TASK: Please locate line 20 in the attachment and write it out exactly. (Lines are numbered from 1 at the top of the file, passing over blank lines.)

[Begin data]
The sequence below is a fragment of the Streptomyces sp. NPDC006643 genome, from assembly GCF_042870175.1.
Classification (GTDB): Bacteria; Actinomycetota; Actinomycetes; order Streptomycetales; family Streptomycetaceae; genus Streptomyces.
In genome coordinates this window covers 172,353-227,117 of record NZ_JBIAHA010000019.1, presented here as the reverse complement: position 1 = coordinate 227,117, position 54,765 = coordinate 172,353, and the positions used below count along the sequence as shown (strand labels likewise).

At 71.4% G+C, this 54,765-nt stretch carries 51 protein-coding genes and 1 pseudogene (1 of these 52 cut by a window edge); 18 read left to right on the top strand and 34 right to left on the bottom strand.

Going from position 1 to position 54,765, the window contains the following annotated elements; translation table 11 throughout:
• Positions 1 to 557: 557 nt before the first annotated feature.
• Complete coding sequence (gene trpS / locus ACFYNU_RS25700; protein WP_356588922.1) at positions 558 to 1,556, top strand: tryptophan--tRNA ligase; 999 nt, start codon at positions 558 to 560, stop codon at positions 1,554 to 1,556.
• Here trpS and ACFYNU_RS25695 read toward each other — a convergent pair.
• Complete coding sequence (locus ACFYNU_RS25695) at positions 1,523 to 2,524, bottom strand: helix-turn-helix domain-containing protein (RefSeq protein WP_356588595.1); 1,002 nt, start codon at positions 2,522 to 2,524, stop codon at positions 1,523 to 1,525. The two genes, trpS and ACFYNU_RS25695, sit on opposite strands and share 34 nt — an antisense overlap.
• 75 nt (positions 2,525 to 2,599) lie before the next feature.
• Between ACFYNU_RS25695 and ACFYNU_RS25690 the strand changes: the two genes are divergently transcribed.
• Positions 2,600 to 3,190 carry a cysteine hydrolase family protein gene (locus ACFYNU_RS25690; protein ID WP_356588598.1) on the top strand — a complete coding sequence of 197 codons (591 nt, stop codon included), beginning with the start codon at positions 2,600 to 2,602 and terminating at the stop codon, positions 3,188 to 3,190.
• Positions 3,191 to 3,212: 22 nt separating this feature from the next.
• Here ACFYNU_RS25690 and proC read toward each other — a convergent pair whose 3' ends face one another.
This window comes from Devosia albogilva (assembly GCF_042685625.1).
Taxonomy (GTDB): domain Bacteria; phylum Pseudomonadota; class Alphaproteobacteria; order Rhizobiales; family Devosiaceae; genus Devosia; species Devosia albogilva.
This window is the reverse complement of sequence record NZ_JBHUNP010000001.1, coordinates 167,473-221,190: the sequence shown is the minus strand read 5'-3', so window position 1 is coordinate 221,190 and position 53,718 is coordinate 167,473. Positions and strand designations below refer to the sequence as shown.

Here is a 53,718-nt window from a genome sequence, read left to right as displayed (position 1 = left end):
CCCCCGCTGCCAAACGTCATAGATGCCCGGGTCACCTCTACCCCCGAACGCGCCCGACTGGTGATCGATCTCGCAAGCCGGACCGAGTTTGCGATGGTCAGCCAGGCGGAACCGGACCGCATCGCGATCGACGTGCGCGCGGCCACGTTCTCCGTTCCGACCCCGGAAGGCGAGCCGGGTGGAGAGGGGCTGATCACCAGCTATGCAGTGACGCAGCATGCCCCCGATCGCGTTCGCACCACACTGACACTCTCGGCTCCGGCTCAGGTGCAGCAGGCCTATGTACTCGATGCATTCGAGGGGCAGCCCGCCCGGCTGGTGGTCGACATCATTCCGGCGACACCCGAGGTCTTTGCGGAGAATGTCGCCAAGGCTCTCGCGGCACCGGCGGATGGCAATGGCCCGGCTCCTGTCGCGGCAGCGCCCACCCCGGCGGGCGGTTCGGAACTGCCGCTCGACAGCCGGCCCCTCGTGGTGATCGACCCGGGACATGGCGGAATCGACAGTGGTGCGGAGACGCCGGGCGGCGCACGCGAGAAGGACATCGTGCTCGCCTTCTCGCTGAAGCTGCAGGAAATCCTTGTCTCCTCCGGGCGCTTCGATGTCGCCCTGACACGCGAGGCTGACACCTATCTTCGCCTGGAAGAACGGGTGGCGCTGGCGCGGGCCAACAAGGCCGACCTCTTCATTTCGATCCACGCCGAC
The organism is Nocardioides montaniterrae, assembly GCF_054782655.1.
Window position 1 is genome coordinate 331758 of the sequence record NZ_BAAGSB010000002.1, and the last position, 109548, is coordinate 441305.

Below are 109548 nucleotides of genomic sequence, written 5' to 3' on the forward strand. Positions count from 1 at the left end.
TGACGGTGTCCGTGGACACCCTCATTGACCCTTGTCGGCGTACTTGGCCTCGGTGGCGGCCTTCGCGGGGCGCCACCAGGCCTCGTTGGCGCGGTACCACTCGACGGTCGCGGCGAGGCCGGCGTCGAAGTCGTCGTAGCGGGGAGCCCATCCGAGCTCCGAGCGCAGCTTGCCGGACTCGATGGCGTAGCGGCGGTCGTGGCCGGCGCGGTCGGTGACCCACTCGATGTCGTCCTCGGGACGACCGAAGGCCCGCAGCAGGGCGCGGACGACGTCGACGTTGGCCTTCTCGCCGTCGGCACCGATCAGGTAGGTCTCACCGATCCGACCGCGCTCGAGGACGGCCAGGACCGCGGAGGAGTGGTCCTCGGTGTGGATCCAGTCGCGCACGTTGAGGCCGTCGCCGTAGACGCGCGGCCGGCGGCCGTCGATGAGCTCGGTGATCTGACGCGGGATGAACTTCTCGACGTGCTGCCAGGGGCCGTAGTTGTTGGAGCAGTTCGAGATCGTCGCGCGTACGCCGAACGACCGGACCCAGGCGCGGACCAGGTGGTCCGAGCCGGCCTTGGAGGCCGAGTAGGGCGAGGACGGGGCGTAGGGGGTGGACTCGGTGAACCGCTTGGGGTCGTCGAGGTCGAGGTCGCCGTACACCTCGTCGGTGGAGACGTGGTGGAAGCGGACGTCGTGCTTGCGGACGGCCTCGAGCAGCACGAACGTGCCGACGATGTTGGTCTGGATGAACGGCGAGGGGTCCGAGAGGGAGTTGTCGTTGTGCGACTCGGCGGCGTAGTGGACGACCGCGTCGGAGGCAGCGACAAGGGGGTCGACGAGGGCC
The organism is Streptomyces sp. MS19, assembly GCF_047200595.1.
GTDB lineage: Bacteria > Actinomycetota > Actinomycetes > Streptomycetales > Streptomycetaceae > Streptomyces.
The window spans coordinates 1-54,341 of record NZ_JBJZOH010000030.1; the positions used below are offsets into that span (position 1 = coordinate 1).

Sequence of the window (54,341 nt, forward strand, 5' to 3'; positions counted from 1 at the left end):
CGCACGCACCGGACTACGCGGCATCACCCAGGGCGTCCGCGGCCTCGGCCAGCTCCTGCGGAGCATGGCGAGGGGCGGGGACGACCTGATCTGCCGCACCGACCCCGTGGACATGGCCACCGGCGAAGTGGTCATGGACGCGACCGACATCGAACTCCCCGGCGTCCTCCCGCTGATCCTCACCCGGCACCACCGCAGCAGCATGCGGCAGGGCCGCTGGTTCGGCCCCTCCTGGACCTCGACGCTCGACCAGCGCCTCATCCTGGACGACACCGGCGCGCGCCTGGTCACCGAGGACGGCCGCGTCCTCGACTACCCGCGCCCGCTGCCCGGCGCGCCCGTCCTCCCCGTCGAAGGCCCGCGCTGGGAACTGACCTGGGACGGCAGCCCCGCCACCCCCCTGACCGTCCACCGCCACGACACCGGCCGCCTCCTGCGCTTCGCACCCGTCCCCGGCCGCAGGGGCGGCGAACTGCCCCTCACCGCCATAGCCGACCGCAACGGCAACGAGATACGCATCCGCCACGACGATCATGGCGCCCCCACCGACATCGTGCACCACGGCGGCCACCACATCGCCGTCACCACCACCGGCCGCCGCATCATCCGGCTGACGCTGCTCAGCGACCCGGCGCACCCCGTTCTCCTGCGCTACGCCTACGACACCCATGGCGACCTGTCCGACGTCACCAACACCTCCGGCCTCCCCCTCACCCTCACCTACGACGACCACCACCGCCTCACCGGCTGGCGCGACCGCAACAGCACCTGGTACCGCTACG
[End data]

The organism is Nocardioides montaniterrae, assembly GCF_054782655.1.